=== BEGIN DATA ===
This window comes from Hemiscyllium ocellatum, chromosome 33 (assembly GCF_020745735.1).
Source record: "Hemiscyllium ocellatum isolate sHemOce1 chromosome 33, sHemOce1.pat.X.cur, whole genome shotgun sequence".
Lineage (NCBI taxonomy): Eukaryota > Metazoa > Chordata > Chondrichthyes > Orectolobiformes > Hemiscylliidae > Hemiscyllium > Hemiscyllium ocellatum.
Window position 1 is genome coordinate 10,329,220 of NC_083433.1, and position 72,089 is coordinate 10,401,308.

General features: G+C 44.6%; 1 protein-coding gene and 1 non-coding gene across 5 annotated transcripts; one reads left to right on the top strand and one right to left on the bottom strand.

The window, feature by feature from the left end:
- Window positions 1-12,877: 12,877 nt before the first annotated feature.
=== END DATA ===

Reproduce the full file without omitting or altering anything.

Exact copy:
This window comes from Hemiscyllium ocellatum, chromosome 33 (assembly GCF_020745735.1).
Source record: "Hemiscyllium ocellatum isolate sHemOce1 chromosome 33, sHemOce1.pat.X.cur, whole genome shotgun sequence".
Lineage (NCBI taxonomy): Eukaryota > Metazoa > Chordata > Chondrichthyes > Orectolobiformes > Hemiscylliidae > Hemiscyllium > Hemiscyllium ocellatum.
Window position 1 is genome coordinate 10,329,220 of NC_083433.1, and position 72,089 is coordinate 10,401,308.

General features: G+C 44.6%; 1 protein-coding gene and 1 non-coding gene across 5 annotated transcripts; one reads left to right on the top strand and one right to left on the bottom strand.

The window, feature by feature from the left end:
- Window positions 1-12,877: 12,877 nt before the first annotated feature.